22/02/2016 World News Today


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This is BBC World News Today with me Karin Giannone.


The United States and Russia come to an agreement on the war in Syria.


A temporary cessation to hostilities will come into affect


British Prime Minister David Cameron has been explaining to parliament


I believe the choice is between being an even greater


Britain inside a reformed EU or a great leap into the unknown.


Ten million people are without water in Delhi,


after protesters damaged a canal supplying much of the capital.


And Ukraine makes a surprise choice for its representative


Russia and the United States have agreed the terms of a temporary


cessation of hostilities in Syria, which is now due to come into force


President Putin says that the agreement is a real step to stop the


bloodshed. The plan - which is deliberately not


being described as a ceasefire - was agreed in Munich


earlier this month. But Russia and the US have been


quibbling over terms of the agreement


including the start date. The truce does not include attacks


on the so-called Islamic State group The White House spokesman Josh


Ernest had this to say a while ago. Everyone can see what has been


committed to. It is time for the signatories to step up and for the


bloodshed to come to an end. I would be quite surprised if this is... If


there aren't some bumps along the road as we try to implement this


agreement. There will be obstacles. There will likely be setbacks but


this is a moment of opportunity and we are hopeful that all of the


parties will capitalise on that. After all, the stakes are high.


Our Washington correspondent Barbara Plett-Usher gave me more


I've got the terms here as they are set out.


They seem to have dealt with one of the big sticking points,


which is who qualifies to take part in the


Any group aside from Islamic state and the al-Nusra front


who signs up to the terms will be accepted.


They have to accept a UN facilitated political process,


cease all attacks with weapons, refrain


from trying to acquire territory, allow full humanitarian access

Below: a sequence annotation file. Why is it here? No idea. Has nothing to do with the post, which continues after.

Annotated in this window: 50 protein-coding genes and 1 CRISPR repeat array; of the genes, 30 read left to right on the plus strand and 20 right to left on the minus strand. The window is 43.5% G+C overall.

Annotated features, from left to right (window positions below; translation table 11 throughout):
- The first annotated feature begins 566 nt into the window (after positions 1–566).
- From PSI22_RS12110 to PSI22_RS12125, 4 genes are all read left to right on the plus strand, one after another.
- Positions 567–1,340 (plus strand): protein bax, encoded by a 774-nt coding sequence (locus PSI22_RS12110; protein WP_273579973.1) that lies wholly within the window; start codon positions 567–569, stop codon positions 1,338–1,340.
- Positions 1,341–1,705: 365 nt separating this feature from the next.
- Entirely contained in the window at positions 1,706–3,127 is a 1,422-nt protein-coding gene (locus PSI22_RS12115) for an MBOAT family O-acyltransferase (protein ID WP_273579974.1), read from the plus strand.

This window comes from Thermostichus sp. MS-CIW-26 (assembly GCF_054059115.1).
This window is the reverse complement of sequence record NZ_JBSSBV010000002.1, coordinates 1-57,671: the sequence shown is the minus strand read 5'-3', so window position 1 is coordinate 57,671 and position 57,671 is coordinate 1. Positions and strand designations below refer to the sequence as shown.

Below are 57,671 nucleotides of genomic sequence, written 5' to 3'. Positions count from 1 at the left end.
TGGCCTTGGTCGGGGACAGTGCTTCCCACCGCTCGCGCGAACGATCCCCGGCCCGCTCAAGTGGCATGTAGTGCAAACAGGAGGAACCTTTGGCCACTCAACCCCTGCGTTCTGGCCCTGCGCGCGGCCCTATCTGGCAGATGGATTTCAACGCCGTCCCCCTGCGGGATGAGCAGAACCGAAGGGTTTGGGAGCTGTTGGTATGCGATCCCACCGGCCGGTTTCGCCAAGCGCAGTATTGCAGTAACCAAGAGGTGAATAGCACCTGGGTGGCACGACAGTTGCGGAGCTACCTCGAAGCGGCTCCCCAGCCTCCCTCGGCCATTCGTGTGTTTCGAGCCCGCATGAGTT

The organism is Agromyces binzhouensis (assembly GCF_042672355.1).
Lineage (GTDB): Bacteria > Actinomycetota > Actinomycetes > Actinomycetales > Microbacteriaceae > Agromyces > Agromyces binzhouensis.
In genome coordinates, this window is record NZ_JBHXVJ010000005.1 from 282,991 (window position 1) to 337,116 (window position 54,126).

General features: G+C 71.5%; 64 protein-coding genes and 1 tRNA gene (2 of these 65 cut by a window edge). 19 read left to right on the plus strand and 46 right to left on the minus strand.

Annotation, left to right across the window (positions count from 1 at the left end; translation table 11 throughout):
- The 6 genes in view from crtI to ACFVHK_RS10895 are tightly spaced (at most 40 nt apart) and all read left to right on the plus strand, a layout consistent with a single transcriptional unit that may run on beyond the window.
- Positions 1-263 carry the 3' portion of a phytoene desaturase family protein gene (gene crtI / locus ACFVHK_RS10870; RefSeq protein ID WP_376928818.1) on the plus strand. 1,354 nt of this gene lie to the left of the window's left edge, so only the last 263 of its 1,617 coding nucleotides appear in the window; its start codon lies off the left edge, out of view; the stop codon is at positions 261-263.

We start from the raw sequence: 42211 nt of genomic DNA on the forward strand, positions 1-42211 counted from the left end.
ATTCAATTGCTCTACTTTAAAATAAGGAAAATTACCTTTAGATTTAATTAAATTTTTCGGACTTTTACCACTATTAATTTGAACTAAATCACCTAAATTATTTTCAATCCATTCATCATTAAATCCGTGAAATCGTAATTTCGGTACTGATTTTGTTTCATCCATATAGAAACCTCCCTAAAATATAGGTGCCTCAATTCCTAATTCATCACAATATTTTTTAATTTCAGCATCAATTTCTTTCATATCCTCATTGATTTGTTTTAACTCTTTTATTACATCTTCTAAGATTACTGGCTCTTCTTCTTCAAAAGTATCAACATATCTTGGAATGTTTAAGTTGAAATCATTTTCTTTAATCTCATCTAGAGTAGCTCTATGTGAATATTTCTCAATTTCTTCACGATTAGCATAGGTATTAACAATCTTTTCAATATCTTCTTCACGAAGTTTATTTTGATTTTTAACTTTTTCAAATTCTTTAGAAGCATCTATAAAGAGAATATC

to their areas and use proportionate force in self defence.


Those groups have until midnight on Friday to indicate to the UN


and Russia and the United States that


The Syrian army, the forces are going to be held to the same


terms and the Russians are stated as being the ones who will seek


So there is something on paper, steps to follow


through and there is a target date, the cessation of hostilities


is supposed to come into effect at midnight on Saturday.


Do we understand why there is this reluctance to call it a ceasefire?


I think the attempts to stop the violence in Syria have been


so unsuccessful that they want to make


sure that they keep the bar low in terms


I think what they want to highlight is


they have specifics on how this is going to work.


One of the big problems in Munich after they agreed


on the cessation of hostilities is that the Russians


would continue with the Syrian army bombing Aleppo and trying to take


territory to the north, to the Turkish border.


The cessation of hostilities wasn't going anywhere.


Now it looks like there are mechanisms to deal with that.


For example, the Russians and Americans


in this statement say that they are going to have a communications


hotline set up so that they can distinguish parties who are being


There is some sort of tribunal or task force to complain


to and also that they're going to set out the territory


which is excluded from the cessation of


The Islamic state territory so that they know which


I'm joined by my colleague from BBC Arabic. How meaningful is this? The


superpowers are involved in this and one of them is involved directly in


the fighting. The pro-Assad forces on the ground will face any


difficulties achieving advances on the ground. The main issue is the


al-Nusra front, that is close to the Al-Qaeda ideology, it is still


considered as a terrorist group. This truce has excluded the Islamic


State and the al-Nusra front from the cessation of hostilities. That


means that the Russians can carry on bombing these two groups. So there


has always been disagreement about who these groups are? Other groups


are considered, such as the free Syrian army. The bombing of al-Nusra


front will mean a total collapse of the truce. So there is a risk of


business as usual on the ground. There is an opposition meeting going


on in Saudi at the moment. Has there been any reaction? We spoke to one